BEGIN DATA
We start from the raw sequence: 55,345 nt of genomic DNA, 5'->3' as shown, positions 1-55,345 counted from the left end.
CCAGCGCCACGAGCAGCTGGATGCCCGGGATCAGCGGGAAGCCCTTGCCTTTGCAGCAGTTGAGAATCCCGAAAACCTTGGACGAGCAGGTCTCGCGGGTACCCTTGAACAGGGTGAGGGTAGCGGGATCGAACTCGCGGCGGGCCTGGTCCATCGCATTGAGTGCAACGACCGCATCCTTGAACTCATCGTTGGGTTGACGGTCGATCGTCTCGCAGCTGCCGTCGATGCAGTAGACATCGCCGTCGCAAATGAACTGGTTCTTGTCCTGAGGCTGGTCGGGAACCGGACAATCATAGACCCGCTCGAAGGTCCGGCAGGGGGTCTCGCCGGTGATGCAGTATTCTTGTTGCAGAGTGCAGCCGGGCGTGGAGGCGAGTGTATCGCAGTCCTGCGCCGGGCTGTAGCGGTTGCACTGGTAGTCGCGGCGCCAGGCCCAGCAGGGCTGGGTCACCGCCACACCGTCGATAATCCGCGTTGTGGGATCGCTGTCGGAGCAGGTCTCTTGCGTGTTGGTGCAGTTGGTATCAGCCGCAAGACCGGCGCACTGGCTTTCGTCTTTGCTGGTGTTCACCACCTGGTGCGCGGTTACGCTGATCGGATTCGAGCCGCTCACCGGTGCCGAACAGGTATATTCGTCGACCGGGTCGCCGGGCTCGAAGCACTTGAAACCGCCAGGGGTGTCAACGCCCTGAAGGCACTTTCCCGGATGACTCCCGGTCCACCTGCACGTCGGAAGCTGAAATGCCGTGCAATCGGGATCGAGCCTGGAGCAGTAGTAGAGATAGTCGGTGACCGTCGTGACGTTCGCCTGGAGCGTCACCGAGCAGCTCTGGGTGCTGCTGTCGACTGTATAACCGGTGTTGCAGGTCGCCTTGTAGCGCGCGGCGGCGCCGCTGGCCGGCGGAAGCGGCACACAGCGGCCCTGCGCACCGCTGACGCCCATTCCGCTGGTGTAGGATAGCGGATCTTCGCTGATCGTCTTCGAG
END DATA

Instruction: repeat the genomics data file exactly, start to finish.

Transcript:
We start from the raw sequence: 55,345 nt of genomic DNA, 5'->3' as shown, positions 1-55,345 counted from the left end.
CCAGCGCCACGAGCAGCTGGATGCCCGGGATCAGCGGGAAGCCCTTGCCTTTGCAGCAGTTGAGAATCCCGAAAACCTTGGACGAGCAGGTCTCGCGGGTACCCTTGAACAGGGTGAGGGTAGCGGGATCGAACTCGCGGCGGGCCTGGTCCATCGCATTGAGTGCAACGACCGCATCCTTGAACTCATCGTTGGGTTGACGGTCGATCGTCTCGCAGCTGCCGTCGATGCAGTAGACATCGCCGTCGCAAATGAACTGGTTCTTGTCCTGAGGCTGGTCGGGAACCGGACAATCATAGACCCGCTCGAAGGTCCGGCAGGGGGTCTCGCCGGTGATGCAGTATTCTTGTTGCAGAGTGCAGCCGGGCGTGGAGGCGAGTGTATCGCAGTCCTGCGCCGGGCTGTAGCGGTTGCACTGGTAGTCGCGGCGCCAGGCCCAGCAGGGCTGGGTCACCGCCACACCGTCGATAATCCGCGTTGTGGGATCGCTGTCGGAGCAGGTCTCTTGCGTGTTGGTGCAGTTGGTATCAGCCGCAAGACCGGCGCACTGGCTTTCGTCTTTGCTGGTGTTCACCACCTGGTGCGCGGTTACGCTGATCGGATTCGAGCCGCTCACCGGTGCCGAACAGGTATATTCGTCGACCGGGTCGCCGGGCTCGAAGCACTTGAAACCGCCAGGGGTGTCAACGCCCTGAAGGCACTTTCCCGGATGACTCCCGGTCCACCTGCACGTCGGAAGCTGAAATGCCGTGCAATCGGGATCGAGCCTGGAGCAGTAGTAGAGATAGTCGGTGACCGTCGTGACGTTCGCCTGGAGCGTCACCGAGCAGCTCTGGGTGCTGCTGTCGACTGTATAACCGGTGTTGCAGGTCGCCTTGTAGCGCGCGGCGGCGCCGCTGGCCGGCGGAAGCGGCACACAGCGGCCCTGCGCACCGCTGACGCCCATTCCGCTGGTGTAGGATAGCGGATCTTCGCTGATCGTCTTCGAG